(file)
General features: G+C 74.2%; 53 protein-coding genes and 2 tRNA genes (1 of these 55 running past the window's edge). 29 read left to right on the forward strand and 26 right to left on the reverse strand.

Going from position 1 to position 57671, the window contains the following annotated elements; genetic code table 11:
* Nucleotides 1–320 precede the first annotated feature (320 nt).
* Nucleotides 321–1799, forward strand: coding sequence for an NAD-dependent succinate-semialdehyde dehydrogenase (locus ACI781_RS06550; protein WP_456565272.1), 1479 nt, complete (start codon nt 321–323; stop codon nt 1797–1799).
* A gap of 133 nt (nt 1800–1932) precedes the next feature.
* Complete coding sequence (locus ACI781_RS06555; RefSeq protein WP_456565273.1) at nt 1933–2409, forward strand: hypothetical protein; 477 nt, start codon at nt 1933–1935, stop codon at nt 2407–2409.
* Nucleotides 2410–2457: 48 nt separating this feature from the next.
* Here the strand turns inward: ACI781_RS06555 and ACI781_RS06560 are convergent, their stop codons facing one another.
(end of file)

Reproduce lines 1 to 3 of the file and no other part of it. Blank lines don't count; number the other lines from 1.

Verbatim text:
General features: G+C 74.2%; 53 protein-coding genes and 2 tRNA genes (1 of these 55 running past the window's edge). 29 read left to right on the forward strand and 26 right to left on the reverse strand.

Going from position 1 to position 57671, the window contains the following annotated elements; genetic code table 11:
* Nucleotides 1–320 precede the first annotated feature (320 nt).